Last week was a blast finishing up our focus on levels – exploring up and down and lots of other different movements was so much fun. This week we move on to pathways. Our world is most commonly organized in straight lines, emphasizing efficiency and directness. When children have the opportunity to explore lots of different ways to get from one place to another, they enhance their awareness of the world around them, and develop increased agility. When a child creates curves and zigzags with their arms and upper bodies, they frequently cross the midline, helping to strengthen their corpus collosum and the ability of the brain’s two hemispheres to communicate with each other. When we explore the space we have around us, we can create new pathways – curved, circular lines, and all sorts of combinations. Like other elements of movement, pathways help develop coordination and balance. What fun it is to have new ways to play on the playground, run at the park and think about the different ways to get from here to there.

We have lots of new activities in store this week and with them, come more benefits and ways to continue the learning at home.

One benefit you will see in action this week will be experience. “Children must master the language of things before they master the language of words.” Friedrich Froebel, known as the father of kindergarten, expresses here the essence of early-childhood education: a young child cannot understand or learn the difference between hot and cold or loud and soft without experiencing these sensations.” (Froebel, Friedrich. (Translated by J. Jarvis). Pedagogics of Kindergarten. London: Edward Arnold). We will give our children the experience of floating down a river in our own boats this week, and this is an activity that is great for outside of the classroom, too. Think about using it in the car when children seem to be getting fussy or bored. Pop in the CD and begin rocking, swaying, bouncing, clapping, floating.

Another educational benefit this week is Dramatic Play. As young children play, they are establishing important links between their actions and thoughts, connections that are the basis of mental processes. Play involves an imaginary situation, explicit roles, and implicit rules. Dramatic play, found in activities like “Little Squirrel,” combines all of these basic components. (Berk, L.E. and A. Winsler. Scaffolding Children’s Learning: Vygotsky and Early Childhood Education. Washington D.C. National Association for the Education of Young Children). There are so many situations outside of the classroom that can be turned into dramatic play opportunities – try finding your own or using some from class at home.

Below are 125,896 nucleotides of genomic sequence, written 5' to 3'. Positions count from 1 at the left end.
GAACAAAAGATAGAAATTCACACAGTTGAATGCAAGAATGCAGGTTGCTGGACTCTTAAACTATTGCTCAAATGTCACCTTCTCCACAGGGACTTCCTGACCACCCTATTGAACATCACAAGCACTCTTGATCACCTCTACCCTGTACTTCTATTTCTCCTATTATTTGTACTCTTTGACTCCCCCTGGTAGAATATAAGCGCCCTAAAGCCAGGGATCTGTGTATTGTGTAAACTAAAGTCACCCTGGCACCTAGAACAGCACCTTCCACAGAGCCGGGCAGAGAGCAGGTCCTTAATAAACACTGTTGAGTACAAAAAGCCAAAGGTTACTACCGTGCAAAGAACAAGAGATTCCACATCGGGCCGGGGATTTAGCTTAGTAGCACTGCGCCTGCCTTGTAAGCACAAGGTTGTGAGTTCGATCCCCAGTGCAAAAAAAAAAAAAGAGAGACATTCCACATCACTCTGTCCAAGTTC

Balance is something you probably notice your child still learning from time to time. Young children need all of the practice they can get for this skill. The semicircular canals are three tiny, fluid-filled tubes in our inner ear that help us keep our balance. When we move our heads around, the fluid triggers the hairs that line each canal. These hairs translate the movement to the fluid into nerve messages that are sent to your brain. This is how the body knows to stay balanced. (“Semicircular Canals.” Nemours Foundation: 1995-2006). When we ask children to move in specific ways or imitate our movements, this skill is necessary to meet the challenge. Challenge your children to movement games such as “Mother May I?,” “Red Light, Green Light,” or use your Home CDs to do the ones we use in class.


Please don’t hesitate to come join us for a free preview before our session ends November 8. Tuesdays at 3:00. Just email me at or fill out the form at to sign up for your free preview today!


New classes begin in January and details for those are coming soon!


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